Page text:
Erikson had a huge spectrum of large and memorable personalities in each of his Malazan books.  Whether it was Kruppe’s shenanigans, Shadowthrone’s enigmatic conspiracies, Tehol and Bugg’s quirky friendship, or Karsa Orlong verbally and physically slapping everyone around with his simple approach to everything -Erikson even at his worst, had some form of memorable characterization in everyone one of his ten Malazan Books of the Fallen. Esslemont has an inability to create memorable charactershe can’t even manage a single, truly gripping character in this book.

I thought Esslemont had some potential with Kiska in the last book, but she is barely even in this story, only making couple of cameo appearances that don’t do much to serve the larger plot.  The same goes for Temper.  Instead Esslemont opts to create a new cast of characters – none of whom leave any sort of favorable impression. Kyle is a young man who joins up with the Crimson Guard, he reminds me of Crokus in Gardens of the Moon, a young man trying to figure out his role in life and he ends up getting tangled up with some soldiers. His “accomplishments,” and “growth,” as a character never truly feel earned.  When Kyle does start to achieve some measure of success I was left feeling apathetic.

Spoilers for Return of the Crimson Guard are below.

Ghelel is a young noble woman who discovers she’s the last descendant of a powerful royal family. Her story sees her escaping pursuit from the Malazans and joining with a group of soldiers that seek to restore her to power, but only as a puppet ruler.  This is a real interesting premise, however, it never gets developed as Ghelel is chased off before the convergence even happens. This plot literally goes nowhere and from what I can gather there’s no follow up to this story.  Considering she takes up a good deal of page space, why is this even here?

The Malazan series has introduced a number of great villains: Rhulad Sengar, Shadowthrone, Cotillion, and the Crippled God, but I find that the first introduced villain in a fantasy series almost always leaves one of the most significant impressions on a reader. The first in depth villain that’s introduced is Laseen. From the early moments of Gardens of the Moon, readers have wanted to see this character get what’s coming to her … especially after the end of Bonehunters. Laseen’s death is the big moment this book is building up to … and what should be an emotionally charged moment, literally had no feeling to it what so ever. I remember feeling something when Tattersail died, when Whiskeyjack died, and when Felisin died. The build up to those characters’ deaths was not only emotional but suspenseful, too. Laseen’s death was one of the most underwhelming reading experiences for a moment I’ve waited so long to see come to fruition.  She deserved better, she deserved Erikson.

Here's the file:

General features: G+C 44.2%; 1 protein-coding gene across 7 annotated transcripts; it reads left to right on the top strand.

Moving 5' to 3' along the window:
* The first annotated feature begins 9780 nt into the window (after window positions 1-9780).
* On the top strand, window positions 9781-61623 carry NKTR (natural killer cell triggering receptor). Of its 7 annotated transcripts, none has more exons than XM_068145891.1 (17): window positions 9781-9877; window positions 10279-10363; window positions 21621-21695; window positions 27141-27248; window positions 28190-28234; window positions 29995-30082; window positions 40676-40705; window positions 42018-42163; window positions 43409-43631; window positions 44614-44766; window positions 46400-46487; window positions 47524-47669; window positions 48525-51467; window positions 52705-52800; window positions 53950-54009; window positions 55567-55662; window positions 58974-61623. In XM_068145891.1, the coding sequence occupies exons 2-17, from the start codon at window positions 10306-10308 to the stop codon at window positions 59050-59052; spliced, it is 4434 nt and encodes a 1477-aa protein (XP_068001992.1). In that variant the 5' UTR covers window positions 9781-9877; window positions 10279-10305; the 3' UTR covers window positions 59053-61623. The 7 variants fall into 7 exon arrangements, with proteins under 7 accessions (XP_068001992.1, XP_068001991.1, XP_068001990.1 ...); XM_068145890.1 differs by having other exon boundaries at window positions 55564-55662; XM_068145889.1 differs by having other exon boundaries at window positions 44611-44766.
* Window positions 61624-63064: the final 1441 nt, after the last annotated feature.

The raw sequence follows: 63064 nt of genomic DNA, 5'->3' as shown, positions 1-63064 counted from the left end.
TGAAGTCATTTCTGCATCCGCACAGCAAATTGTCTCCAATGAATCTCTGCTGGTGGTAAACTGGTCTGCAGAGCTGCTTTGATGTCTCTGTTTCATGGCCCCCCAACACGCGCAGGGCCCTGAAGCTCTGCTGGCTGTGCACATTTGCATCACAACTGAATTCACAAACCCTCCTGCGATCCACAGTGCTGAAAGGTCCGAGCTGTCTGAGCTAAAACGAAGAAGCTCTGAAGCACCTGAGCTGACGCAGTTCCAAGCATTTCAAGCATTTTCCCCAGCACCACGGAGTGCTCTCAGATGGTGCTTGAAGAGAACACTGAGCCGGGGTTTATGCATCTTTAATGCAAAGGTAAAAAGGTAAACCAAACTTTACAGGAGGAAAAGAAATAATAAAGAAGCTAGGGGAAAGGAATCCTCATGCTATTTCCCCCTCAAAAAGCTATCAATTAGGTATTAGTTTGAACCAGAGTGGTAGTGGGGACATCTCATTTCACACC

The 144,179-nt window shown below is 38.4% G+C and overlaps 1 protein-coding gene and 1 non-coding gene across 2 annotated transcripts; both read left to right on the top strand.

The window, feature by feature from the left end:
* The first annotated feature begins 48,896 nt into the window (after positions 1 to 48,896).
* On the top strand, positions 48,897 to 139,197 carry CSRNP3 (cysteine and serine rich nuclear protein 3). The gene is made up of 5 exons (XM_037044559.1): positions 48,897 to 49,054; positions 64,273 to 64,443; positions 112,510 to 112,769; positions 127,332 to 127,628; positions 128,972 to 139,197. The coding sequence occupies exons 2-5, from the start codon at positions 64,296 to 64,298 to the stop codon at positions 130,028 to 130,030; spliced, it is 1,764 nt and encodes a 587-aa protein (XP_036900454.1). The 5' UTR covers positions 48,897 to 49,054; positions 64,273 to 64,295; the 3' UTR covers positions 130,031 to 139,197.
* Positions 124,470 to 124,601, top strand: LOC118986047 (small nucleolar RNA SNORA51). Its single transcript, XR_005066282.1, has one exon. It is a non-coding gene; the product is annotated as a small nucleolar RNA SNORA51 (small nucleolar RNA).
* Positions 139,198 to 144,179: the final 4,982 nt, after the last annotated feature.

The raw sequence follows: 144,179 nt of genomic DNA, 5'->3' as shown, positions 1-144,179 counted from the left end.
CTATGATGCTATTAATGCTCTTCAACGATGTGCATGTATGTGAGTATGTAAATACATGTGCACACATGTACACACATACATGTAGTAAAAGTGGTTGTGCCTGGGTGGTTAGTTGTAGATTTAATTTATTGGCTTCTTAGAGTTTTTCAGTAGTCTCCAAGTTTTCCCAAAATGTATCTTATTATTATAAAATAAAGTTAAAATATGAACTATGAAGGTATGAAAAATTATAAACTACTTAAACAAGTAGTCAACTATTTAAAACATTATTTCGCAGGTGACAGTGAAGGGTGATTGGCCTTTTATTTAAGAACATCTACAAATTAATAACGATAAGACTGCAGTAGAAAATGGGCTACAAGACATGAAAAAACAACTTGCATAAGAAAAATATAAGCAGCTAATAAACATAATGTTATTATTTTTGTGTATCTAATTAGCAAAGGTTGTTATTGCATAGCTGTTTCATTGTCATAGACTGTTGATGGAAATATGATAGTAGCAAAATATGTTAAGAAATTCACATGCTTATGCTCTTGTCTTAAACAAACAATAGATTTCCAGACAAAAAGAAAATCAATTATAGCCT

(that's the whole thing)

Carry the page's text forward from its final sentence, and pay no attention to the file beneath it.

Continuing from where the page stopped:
End spoilers for Return of the Crimson Guard

Esslemont is also missing a lot of the deeper philosophical discussions and thoughts that are found in Erikson’s books. It makes it feel as though there’s a shallowness to everything being written here. By the end of Return of the Crimson Guard I was tired and worn out, having read so many words and gotten so little out of them. A few interesting tidbits about the Malazan world just doesn’t justify having to read over 800 pages of fiction.

Score: 4.2